Bill Hicks once famously suggested that marketing was one of the biggest evils of the modern age.

I won’t share his conclusions here as they were pretty toxic. However, his rage was directed at something perfectly reasonable: the tendency in marketing to add spin to things. To manipulate and twist people to do your will as a marketer (i.e. buy your s%*t).

Over the years, a lot of research has led to some radical conclusions: the more up-front you are, the better.

So, what exactly is the transparency effect?

In simple terms, it refers to the practice of being open, honest, and authentic in all aspects of a brand’s communication and operations. It encompasses the concept of revealing the inner workings of a company, making information accessible, and fostering an environment of trust between brands and consumers.

Why is the transparency effect effective?

It’s easy to gloss over Meta’s past mistakes in the field of honesty given all the hype recently about the Metaverse and the future of VR. But, let’s just remind ourselves that before 2022, Meta came under fire for how it handled data. Then, there was the big scandal with Cambridge Analytica.

The consequences of Meta’s screwup weren’t insignificant. For the first time in the company’s history, they had to admit that instead of user growth, they were in decline. Forgive my cynicism here but I wonder how much this has factored into the hype surrounding the Metaverse? Is it just a case of smoke and mirrors to distract from declining user bases due to a lack of transparency?

The marketplace votes with its feet. The Meta situation is high-profile proof of that. When it comes to transparency, clearly the market values it!

I think the reason transparency is so effective in marketing boils down to:

  1. Trust

Catholic theologian and philosopher Charles Taylor characterised our present cultural era as the “age of authenticity” and coined the term, “expressive individualism” (Charles Taylor 2007). He identified that nothing would be more important in this era than authentic expressions of self.

A natural byproduct of authenticity is trust which tracks exponentially. The more open, authentic and human you can be in your marketing, the more likely you are to build trust.

2. Growth

There have been a series of well-publicised studies concluding that consumers are willing to spend more on a transparent brand than one that is less transparent but better priced. That’s research worth paying attention to. If consumer spending power is biased towards transparency, it’s in your growth interests to model transparency.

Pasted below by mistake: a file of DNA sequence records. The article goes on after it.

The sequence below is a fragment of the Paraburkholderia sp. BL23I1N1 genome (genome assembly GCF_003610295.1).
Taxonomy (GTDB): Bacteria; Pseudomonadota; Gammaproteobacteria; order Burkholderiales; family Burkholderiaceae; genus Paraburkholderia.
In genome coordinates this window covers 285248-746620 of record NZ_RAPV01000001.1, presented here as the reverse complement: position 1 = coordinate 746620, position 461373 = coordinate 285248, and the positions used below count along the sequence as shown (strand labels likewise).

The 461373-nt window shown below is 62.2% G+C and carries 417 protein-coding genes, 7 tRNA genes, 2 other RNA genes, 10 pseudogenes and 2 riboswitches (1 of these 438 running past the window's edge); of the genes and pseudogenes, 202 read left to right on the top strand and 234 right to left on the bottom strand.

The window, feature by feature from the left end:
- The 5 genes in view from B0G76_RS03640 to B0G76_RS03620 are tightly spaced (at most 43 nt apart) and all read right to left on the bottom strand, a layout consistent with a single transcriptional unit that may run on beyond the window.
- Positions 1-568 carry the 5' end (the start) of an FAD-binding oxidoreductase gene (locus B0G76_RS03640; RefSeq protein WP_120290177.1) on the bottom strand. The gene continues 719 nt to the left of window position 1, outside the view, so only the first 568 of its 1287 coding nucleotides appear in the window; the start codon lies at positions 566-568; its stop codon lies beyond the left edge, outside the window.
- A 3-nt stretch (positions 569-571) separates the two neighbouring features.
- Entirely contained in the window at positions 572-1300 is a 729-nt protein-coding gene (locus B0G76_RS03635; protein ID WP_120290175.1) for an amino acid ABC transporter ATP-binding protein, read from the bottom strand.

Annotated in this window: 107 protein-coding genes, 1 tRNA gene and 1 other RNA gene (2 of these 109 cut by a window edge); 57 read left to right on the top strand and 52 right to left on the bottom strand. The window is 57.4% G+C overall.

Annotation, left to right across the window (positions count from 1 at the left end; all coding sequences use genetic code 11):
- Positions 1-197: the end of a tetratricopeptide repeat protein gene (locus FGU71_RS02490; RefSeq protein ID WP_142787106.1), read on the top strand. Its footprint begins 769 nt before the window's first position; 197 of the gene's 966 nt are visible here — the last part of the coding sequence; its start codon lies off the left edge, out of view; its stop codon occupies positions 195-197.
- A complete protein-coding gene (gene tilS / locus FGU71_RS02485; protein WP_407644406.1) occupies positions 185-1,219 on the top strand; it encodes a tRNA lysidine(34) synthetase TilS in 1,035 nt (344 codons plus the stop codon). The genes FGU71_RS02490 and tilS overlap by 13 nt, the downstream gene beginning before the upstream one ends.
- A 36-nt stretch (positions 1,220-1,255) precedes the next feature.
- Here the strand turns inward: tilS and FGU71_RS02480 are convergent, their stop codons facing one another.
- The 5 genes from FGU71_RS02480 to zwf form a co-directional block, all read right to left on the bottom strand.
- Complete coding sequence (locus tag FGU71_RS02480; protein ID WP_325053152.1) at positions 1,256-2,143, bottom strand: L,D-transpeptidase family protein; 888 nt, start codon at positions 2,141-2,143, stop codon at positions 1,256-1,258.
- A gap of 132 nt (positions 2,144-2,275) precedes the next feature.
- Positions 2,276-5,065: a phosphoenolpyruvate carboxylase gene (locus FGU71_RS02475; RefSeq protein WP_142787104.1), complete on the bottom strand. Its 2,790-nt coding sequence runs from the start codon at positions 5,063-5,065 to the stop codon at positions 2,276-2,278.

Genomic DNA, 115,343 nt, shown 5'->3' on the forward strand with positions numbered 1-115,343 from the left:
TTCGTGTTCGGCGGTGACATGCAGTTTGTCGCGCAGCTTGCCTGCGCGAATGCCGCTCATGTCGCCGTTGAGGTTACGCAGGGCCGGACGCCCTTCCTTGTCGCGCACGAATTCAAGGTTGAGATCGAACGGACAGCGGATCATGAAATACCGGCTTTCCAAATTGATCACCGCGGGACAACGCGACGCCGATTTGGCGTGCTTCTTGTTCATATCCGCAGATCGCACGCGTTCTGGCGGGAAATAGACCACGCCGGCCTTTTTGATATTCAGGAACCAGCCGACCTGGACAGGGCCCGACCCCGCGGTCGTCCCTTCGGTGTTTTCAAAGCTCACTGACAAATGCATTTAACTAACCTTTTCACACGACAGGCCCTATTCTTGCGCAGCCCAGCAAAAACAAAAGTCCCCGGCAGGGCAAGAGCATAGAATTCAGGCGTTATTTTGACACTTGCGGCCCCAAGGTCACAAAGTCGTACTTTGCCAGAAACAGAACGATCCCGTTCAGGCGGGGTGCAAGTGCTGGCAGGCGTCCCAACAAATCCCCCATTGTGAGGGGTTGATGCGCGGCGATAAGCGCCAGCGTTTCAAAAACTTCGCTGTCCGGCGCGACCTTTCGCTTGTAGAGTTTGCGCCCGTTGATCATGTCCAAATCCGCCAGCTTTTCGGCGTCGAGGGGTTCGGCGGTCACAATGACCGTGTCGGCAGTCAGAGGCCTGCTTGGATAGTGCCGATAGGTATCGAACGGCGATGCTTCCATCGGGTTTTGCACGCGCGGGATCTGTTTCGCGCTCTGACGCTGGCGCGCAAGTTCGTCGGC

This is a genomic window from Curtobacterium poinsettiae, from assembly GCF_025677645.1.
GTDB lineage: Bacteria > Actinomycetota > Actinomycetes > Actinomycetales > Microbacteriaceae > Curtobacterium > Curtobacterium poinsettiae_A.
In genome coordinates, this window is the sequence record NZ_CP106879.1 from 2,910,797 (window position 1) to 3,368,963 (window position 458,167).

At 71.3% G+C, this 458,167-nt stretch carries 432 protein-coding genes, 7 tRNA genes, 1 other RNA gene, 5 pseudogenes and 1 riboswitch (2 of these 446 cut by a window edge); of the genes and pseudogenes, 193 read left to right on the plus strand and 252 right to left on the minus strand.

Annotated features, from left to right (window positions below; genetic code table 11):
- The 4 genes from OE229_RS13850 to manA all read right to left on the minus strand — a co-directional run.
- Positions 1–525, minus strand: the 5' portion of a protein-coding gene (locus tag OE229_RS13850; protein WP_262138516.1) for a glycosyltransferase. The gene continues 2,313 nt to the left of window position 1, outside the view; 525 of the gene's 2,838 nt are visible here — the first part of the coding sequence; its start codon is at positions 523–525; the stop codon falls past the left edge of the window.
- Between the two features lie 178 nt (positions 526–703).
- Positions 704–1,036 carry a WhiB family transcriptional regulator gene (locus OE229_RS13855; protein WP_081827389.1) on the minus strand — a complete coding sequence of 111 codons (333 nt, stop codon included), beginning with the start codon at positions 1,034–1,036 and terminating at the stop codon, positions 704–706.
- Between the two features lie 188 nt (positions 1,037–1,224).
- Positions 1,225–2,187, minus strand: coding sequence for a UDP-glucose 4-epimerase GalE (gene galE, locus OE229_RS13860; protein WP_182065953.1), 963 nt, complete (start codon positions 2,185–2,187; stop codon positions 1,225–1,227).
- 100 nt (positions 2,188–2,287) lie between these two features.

3. Loyalty

Loyalty is a lovely byproduct of trust. The more someone trusts you, the more likely they are to buy from you again. If that next experience affirms their trust, the loyalty will inevitably grow.

4. Reputation

The compounding interest in building openly, authentically and transparently is that your reputation will grow with you.


How can I employ this strategy?

We’re a big fan of the concept of building in the open. This literally means pulling back the curtain on your internal processes and sharing that with the public.

A lot of people hear this and instantly object, “We’ve got highly secretive processes, we can’t share that stuff because we’ll be copied”. I hear that objection and I don’t want to be fickle about it. However, most people are far too lazy to actually copy you. Even if they did, you’re ahead of them.

But, if revealing all your secrets really isn’t the way forward here are a few more things you could do:

  • Increase your social output: Go behind the scenes, get staff to post “day in the life” content, and show some of the not-so-secret secrets off (maybe a tease image of an NPD meeting etc).
  • Have real, raw and honest answers prepared for potentially embarrassing questions (and don’t be a politician about it).
  • Be available for conversations with your consumers.
  • Share when you break new transparency ground. Share how you are tackling issues within your organisation you’re aware of (and be brave about talking about it).

Remember, nobody (not even your head of marketing or CEO) really believes your brand is entirely infallible. Be prepared to act as if your brand was fallible to increase transparency and bank the ROI that comes with the transparency territory.

Final thoughts…

Overall, integrity and honesty make for good marketing in this age of authenticity.

What are the opportunities available to you to be more transparent in your marketing?

What has held you back from being transparent in the past?

What are the current obstacles to transparency in your business?